The Pedro of the title is a talking banana who awakens you at the beginning of the game. It would seem that you were knocked unconscious and left on the floor of an industrial building until one Mitch the Butcher can add you to the ersatz meat he peddles as part of a front used to hide illegal weapon sales. (Notice, I didn’t say arms sales. Wah, wah.) Who you are and why you should have ended up where you did aren’t revealed until just before the game’s finale. Given that this is a throwback-style bullet fest with a talking banana, the story is obviously breezy. Its cleverest moment comes when it puts you on the track of Ophelia, the Dictator of the Internet. To get to the Internet, you have to jump into a sewer that’s populated with homicidal, lifelong gamers who were raised on violent video games — picture a bunch of gun-toting bearded dudes in T-shirts.
What separates “My Friend Pedro” from any number of run-and-gun side-scrollers is the emphasis it places on graceful movement. The best way to dodge incoming bullets is to tap the controller’s left bumper, which makes your masked gunslinger twirl around like a runaway fire hose. When mixed with wall jumps, dives through the air, rolls along the ground, and the dual-wielding of weapons, the action takes on the look of a hopped-up Hong Kong action flick. In a smart concession to accessibility, the game allows players to slow down time by clicking down on the left thumbstick, making it that much easier to follow the trajectory of projectiles and navigate tricky platforming sequences. This slowdown mechanic is tied to a meter that gradually replenishes when not in use. I found the meter to be quite generous, so much so that I never stumbled into any roadblocks in the game that frustrated me for long.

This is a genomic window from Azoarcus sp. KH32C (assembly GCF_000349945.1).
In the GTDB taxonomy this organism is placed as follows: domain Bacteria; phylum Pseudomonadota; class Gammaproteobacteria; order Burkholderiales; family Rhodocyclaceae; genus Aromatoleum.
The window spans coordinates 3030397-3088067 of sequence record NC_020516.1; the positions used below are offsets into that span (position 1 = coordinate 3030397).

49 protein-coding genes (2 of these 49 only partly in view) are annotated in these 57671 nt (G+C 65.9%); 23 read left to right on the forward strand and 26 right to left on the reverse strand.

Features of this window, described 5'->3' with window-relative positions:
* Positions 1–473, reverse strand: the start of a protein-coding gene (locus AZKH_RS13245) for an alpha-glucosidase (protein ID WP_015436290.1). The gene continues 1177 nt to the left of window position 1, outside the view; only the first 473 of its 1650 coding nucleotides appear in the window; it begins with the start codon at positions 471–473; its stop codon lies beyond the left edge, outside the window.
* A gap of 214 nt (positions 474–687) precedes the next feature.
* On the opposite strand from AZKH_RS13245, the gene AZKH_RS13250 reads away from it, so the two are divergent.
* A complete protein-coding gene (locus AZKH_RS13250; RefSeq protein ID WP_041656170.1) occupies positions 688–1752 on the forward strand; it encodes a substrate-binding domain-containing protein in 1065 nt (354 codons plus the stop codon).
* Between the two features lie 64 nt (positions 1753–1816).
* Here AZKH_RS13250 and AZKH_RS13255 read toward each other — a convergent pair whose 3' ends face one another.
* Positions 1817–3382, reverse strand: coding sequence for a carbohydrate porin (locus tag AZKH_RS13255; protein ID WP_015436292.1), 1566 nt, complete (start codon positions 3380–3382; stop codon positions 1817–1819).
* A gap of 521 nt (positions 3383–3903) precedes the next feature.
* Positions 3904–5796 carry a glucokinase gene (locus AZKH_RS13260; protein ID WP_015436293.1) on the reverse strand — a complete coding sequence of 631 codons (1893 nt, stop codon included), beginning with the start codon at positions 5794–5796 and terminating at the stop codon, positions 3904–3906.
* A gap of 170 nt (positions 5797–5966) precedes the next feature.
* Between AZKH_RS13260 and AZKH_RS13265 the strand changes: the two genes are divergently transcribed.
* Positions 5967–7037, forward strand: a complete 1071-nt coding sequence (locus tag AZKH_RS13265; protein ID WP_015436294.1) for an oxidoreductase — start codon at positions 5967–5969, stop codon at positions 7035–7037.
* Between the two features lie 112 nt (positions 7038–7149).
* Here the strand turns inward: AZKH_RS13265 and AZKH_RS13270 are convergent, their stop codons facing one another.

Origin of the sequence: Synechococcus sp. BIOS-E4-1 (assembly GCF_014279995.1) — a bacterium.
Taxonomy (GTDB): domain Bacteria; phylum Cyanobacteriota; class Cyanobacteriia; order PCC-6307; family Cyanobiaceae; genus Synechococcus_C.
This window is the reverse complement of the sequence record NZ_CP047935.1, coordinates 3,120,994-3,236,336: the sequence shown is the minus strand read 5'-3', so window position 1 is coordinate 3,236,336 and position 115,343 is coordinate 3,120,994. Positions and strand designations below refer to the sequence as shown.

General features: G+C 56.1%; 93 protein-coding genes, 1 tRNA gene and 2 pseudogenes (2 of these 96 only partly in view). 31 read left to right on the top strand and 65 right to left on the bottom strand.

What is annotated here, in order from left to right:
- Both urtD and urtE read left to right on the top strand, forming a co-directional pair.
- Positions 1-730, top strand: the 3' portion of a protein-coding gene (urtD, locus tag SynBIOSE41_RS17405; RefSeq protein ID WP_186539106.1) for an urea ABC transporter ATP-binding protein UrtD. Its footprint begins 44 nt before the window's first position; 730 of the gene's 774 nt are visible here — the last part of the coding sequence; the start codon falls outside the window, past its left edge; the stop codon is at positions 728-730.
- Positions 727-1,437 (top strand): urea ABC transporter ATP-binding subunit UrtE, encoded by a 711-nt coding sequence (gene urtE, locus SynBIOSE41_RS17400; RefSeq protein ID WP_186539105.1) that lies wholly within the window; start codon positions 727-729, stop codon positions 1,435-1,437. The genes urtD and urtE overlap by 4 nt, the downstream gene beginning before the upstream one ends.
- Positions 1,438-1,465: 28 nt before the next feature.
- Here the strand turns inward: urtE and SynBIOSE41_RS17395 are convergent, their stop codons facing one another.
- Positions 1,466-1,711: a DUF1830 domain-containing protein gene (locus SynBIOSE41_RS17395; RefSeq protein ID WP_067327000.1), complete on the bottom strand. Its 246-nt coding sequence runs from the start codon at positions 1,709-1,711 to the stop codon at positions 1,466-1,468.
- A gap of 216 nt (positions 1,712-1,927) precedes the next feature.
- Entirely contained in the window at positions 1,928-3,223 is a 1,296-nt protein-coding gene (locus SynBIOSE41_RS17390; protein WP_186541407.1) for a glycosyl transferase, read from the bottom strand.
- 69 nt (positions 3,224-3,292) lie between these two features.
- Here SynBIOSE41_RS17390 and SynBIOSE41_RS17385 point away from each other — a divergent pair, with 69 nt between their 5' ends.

Because your performance is graded at the end of each level, and bonuses are allotted for completing levels quickly and thoroughly, skilled players will want to refrain from using the slow-motion mechanic as a crutch while they try to pick off everyone in sight. As for the levels themselves, they escalate in difficulty gradually, without any sharp spikes. New wrinkles are introduced, such as electric currents that must be dodged or temporarily disabled, as well as levers and enemies that require one to perform ricocheting shots off hanging platforms to activate or eliminate, respectively. Motorcycle, skateboard and helicopter-hat sections change the pace up a bit.
Though “My Friend Pedro” will certainly not make anyone rethink their assumptions about video games, it induced in me a feeling of kinetic bliss. I enjoyed running through its paces because the levels, with their pulsating electronic music, encourage a sort of heedless flow. I never grew bored of the game’s hypnotic game play loops. Considering that “My Friend Pedro” was designed, coded and written by one person, Victor Agren, its simple-seduction strategy is no mean feat.
Christopher Byrd is a Brooklyn-based writer. His work has appeared in the New York Times Book Review, the New Yorker and elsewhere. Follow him on Twitter @Chris_Byrd.